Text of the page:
ad0: TIMEOUT - READ_DMA retrying (2 retries left) LBA=207594611

Scott Long scottl at samsco.org
Thu Sep 16 13:21:21 PDT 2004


Kevin Oberman wrote:
>>Date: Wed, 15 Sep 2004 15:05:34 -0600
>>From: Scott Long <scottl at samsco.org>
>>Sender: owner-freebsd-current at freebsd.org
>>
>>Søren Schmidt wrote:
>>
>>>Mike Jakubik wrote:
>>>
>>>
>>>>Søren Schmidt said:
>>>>
>>>>
>>>>
>>>>>You are having massive ICRC problems which are different and most likely
>>>>>due to bad cables/connectors or cables that are turned around (blue
>>>>>connector at controller, black/grey at devices), or it can be a
>>>>>weak/overloaded PSU.
>>>>>
>>>>
>>>>This is a different error message from what everyone else, including 
>>>>me is
>>>>reporting. What about the errors we are getting?
>>>
>>>
>>>I have no idea, I can't reproduce the problem at all. However I suspect 
>>>somthing else is blocking interrupt delivery but its just a hunch...
>>>
>>>-Søren
>>>
>>
>>I'm finding it hard to imagine a scenario where a timeout could fire but 
>>not a hardware interrupt.  Nothing usually shares the interrupt vectors
>>with ATA, so it's pretty unlikely that the ata ithread is being blocked
>>by anything but itself.
> 
> 
> This sounds reasonable, but I can make the problem start/stop by
> starting/stopping the network card. No problems in single-user. Then I
> 'ifconfig xl0 192.116.1.1' and immediately start getting the errors. I
> also get watchdog timeouts on xl0. 'ifconfig xl0 down' stops the errors.
> xl0 is on IRQ10, ata1 is on IRQ15. I have a K6 processor in an ASUS P5A
> with neither SMP or APIC. (I am running ACPI, not that there is much to
> it on this system.)
> 
> While I don't entirely discount the possibility that this is in ata, it
> seems odd that I get no errors even doing a buildworld as long as the
> network is off. 
> 
> This started pretty recently, but changes have been made in the period
> of suspicion to the scheduler, ACPI, and ata, so it's still fuzzy. My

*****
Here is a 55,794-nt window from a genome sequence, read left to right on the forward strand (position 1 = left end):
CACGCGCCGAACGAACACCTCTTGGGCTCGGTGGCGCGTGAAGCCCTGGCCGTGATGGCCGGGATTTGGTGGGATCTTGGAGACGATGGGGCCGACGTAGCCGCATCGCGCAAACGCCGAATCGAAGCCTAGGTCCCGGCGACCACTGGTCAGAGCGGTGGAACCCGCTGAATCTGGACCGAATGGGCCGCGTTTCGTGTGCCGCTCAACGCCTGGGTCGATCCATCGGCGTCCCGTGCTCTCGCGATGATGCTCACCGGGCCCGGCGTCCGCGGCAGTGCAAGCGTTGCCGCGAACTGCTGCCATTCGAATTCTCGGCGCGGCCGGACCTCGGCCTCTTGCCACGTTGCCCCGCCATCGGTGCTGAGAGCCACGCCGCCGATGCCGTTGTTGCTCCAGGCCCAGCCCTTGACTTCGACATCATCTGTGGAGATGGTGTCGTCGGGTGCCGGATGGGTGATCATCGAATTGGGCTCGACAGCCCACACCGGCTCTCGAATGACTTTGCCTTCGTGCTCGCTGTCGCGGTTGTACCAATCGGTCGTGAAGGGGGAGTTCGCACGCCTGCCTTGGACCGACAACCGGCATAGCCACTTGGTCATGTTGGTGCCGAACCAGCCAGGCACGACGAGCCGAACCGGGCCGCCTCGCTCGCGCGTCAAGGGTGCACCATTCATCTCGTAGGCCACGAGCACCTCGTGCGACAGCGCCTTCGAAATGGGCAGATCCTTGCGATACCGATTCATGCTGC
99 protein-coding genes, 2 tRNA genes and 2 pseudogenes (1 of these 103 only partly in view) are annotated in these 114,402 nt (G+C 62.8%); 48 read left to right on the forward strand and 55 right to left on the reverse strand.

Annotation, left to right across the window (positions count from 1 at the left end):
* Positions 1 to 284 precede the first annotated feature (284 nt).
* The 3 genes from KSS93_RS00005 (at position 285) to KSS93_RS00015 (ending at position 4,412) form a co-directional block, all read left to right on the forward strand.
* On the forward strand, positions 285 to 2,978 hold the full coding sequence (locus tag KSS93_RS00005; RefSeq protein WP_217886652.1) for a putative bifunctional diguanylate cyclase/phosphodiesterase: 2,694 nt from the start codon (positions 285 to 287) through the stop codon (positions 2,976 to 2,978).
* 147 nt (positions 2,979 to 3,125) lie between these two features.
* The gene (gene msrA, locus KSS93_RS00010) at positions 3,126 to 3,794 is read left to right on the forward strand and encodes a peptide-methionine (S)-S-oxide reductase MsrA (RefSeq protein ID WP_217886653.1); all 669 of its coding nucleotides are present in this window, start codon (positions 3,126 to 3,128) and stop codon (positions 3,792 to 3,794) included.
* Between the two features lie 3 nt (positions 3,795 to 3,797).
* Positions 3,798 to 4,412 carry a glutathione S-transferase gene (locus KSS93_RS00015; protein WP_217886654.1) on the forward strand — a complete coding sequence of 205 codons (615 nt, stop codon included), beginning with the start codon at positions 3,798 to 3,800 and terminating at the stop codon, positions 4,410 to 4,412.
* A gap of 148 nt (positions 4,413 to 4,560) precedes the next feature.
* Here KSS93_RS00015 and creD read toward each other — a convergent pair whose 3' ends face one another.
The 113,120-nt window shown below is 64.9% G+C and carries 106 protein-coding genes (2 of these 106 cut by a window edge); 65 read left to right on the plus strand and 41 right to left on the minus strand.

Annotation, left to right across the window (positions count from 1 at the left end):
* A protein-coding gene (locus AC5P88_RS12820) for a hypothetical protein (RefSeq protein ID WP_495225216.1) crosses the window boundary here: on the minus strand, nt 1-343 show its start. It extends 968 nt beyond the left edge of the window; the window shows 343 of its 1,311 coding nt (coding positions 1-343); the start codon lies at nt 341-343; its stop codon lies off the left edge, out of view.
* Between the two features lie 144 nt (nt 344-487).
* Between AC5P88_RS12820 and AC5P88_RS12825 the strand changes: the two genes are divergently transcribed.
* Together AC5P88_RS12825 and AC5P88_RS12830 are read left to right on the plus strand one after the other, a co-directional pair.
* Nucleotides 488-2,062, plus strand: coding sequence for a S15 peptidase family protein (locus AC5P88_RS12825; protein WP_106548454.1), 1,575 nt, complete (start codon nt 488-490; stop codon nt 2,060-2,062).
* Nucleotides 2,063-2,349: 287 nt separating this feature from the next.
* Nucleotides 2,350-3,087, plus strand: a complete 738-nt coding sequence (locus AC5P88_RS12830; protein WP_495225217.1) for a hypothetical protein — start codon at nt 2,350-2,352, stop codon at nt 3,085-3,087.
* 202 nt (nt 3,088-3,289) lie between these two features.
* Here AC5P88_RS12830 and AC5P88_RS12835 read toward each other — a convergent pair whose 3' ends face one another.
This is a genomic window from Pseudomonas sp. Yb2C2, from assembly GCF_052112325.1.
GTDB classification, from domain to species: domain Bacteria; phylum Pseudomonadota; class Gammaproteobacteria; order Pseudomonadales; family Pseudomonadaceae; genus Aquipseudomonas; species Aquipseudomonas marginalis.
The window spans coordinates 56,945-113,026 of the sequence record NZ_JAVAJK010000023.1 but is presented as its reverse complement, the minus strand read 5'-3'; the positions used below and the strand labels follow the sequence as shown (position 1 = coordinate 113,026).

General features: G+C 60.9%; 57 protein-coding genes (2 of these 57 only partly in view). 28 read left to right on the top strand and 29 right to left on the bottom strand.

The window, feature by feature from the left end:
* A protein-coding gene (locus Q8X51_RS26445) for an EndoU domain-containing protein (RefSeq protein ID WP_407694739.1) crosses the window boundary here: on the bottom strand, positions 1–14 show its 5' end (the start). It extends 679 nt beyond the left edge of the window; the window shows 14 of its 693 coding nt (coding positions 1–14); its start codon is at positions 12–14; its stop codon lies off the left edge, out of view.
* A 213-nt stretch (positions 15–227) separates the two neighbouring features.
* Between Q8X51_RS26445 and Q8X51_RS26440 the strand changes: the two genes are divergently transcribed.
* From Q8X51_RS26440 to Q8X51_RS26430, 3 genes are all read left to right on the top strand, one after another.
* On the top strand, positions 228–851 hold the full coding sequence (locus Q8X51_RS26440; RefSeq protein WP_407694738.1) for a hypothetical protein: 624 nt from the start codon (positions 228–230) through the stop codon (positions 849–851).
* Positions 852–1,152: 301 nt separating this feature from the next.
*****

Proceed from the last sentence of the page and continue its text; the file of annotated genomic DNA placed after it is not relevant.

> system gets the errors consistently enough that I will try to narrow
> down what patch caused the problem. (Wish it was a bit faster to build
> kernels, though!) I have a feeling in the pit of my stomach that it's
> going to show up at with a scheduler patch MT5, but I hope I'm wrong! I
> think I'd prefer an ATA problem to a scheduler issue. (Of course, Søren
> probably has a differing opinion on this.)

ATA commands are either completed in the bio_taskqueue or in a normal
taskqueue.  The bio_taskqueue runs in the g_up kthread while normal
taskqueues run in an swi kthread that multiplexes all of the registered
tasks.  Network drivers that are registered with IFF_NEEDSGIANT use a
taskqueue to help decouple the locking, and it could be that they are
stalling other tasks from running.  This doesn't seem to be the case
with xl(4).  However, the normal path for completing commands is with
the bio_taskqueue which should have no interaction at all with the
network side.  So either something else in the network stack is using a
taskqueue and using it pretty inefficiently, or preemption is general is
causing g_up to not run as often as it should.

I think that the untimeout of each command should be done in the
interupt handler and not in the taskqueue/bio_taskqueue.  Tasks don't
get lost out of either and will eventually run (or you'll have much
bigger problems if they don't) no matter what, so it's misleading to
say that a command timed out when really the hardware responded but the
system didn't get to the taskqueue fast enough.  In general I don't like
taskqueues anyways because they are non-deterministic; they really are
not good for anything that is time-critical.  Once we move to a scheme
were each device instance has its own ithread (i.e. no more sharing),
there won't be a need for taskqueues except to handle unusual/expensive
and non-time-critical events.

Scott


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